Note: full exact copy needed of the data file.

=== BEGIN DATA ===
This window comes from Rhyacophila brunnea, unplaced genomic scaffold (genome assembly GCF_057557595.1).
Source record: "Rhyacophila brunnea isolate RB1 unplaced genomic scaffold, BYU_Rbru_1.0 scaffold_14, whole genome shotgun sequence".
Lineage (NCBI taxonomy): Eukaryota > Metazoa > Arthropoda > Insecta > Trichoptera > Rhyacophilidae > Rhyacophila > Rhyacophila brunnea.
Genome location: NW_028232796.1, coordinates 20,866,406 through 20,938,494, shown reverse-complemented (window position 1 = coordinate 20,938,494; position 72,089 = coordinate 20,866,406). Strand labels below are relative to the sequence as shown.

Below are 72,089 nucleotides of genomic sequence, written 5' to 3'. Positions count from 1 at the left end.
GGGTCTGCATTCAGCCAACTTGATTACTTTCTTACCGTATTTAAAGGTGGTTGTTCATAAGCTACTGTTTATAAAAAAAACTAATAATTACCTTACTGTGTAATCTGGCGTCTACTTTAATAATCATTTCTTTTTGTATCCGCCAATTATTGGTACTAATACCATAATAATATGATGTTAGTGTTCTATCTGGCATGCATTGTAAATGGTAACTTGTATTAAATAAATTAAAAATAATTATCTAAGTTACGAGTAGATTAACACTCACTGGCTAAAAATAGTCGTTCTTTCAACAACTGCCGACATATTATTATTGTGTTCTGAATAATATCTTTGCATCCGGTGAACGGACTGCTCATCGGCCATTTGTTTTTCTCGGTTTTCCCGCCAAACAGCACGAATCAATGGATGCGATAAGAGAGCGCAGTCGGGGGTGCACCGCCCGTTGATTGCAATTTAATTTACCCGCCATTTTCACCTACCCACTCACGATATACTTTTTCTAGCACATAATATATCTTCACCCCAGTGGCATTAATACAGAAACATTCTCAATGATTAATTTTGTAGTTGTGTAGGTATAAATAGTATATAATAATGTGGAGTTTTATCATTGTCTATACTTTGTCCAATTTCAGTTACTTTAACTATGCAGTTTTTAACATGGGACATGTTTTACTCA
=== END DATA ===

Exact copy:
This window comes from Rhyacophila brunnea, unplaced genomic scaffold (genome assembly GCF_057557595.1).
Source record: "Rhyacophila brunnea isolate RB1 unplaced genomic scaffold, BYU_Rbru_1.0 scaffold_14, whole genome shotgun sequence".
Lineage (NCBI taxonomy): Eukaryota > Metazoa > Arthropoda > Insecta > Trichoptera > Rhyacophilidae > Rhyacophila > Rhyacophila brunnea.
Genome location: NW_028232796.1, coordinates 20,866,406 through 20,938,494, shown reverse-complemented (window position 1 = coordinate 20,938,494; position 72,089 = coordinate 20,866,406). Strand labels below are relative to the sequence as shown.

Below are 72,089 nucleotides of genomic sequence, written 5' to 3'. Positions count from 1 at the left end.
GGGTCTGCATTCAGCCAACTTGATTACTTTCTTACCGTATTTAAAGGTGGTTGTTCATAAGCTACTGTTTATAAAAAAAACTAATAATTACCTTACTGTGTAATCTGGCGTCTACTTTAATAATCATTTCTTTTTGTATCCGCCAATTATTGGTACTAATACCATAATAATATGATGTTAGTGTTCTATCTGGCATGCATTGTAAATGGTAACTTGTATTAAATAAATTAAAAATAATTATCTAAGTTACGAGTAGATTAACACTCACTGGCTAAAAATAGTCGTTCTTTCAACAACTGCCGACATATTATTATTGTGTTCTGAATAATATCTTTGCATCCGGTGAACGGACTGCTCATCGGCCATTTGTTTTTCTCGGTTTTCCCGCCAAACAGCACGAATCAATGGATGCGATAAGAGAGCGCAGTCGGGGGTGCACCGCCCGTTGATTGCAATTTAATTTACCCGCCATTTTCACCTACCCACTCACGATATACTTTTTCTAGCACATAATATATCTTCACCCCAGTGGCATTAATACAGAAACATTCTCAATGATTAATTTTGTAGTTGTGTAGGTATAAATAGTATATAATAATGTGGAGTTTTATCATTGTCTATACTTTGTCCAATTTCAGTTACTTTAACTATGCAGTTTTTAACATGGGACATGTTTTACTCA